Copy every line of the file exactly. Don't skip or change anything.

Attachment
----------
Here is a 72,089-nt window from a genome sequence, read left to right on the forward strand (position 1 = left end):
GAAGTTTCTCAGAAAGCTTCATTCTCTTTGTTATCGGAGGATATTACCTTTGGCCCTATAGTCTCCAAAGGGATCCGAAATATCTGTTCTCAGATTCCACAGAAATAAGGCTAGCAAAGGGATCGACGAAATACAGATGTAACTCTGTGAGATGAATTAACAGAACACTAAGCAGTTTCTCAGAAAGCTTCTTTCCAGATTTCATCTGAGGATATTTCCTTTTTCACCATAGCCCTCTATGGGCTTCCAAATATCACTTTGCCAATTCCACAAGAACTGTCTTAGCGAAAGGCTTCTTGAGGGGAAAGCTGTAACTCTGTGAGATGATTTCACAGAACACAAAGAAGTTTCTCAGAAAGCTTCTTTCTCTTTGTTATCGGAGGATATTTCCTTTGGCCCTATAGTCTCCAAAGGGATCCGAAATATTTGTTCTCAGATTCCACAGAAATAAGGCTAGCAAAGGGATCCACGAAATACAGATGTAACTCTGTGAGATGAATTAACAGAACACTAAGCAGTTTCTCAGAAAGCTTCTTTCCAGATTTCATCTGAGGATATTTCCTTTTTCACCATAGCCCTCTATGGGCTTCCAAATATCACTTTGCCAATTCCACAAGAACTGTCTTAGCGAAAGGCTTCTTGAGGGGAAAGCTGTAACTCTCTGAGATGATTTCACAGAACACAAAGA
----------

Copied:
Here is a 72,089-nt window from a genome sequence, read left to right on the forward strand (position 1 = left end):
GAAGTTTCTCAGAAAGCTTCATTCTCTTTGTTATCGGAGGATATTACCTTTGGCCCTATAGTCTCCAAAGGGATCCGAAATATCTGTTCTCAGATTCCACAGAAATAAGGCTAGCAAAGGGATCGACGAAATACAGATGTAACTCTGTGAGATGAATTAACAGAACACTAAGCAGTTTCTCAGAAAGCTTCTTTCCAGATTTCATCTGAGGATATTTCCTTTTTCACCATAGCCCTCTATGGGCTTCCAAATATCACTTTGCCAATTCCACAAGAACTGTCTTAGCGAAAGGCTTCTTGAGGGGAAAGCTGTAACTCTGTGAGATGATTTCACAGAACACAAAGAAGTTTCTCAGAAAGCTTCTTTCTCTTTGTTATCGGAGGATATTTCCTTTGGCCCTATAGTCTCCAAAGGGATCCGAAATATTTGTTCTCAGATTCCACAGAAATAAGGCTAGCAAAGGGATCCACGAAATACAGATGTAACTCTGTGAGATGAATTAACAGAACACTAAGCAGTTTCTCAGAAAGCTTCTTTCCAGATTTCATCTGAGGATATTTCCTTTTTCACCATAGCCCTCTATGGGCTTCCAAATATCACTTTGCCAATTCCACAAGAACTGTCTTAGCGAAAGGCTTCTTGAGGGGAAAGCTGTAACTCTCTGAGATGATTTCACAGAACACAAAGA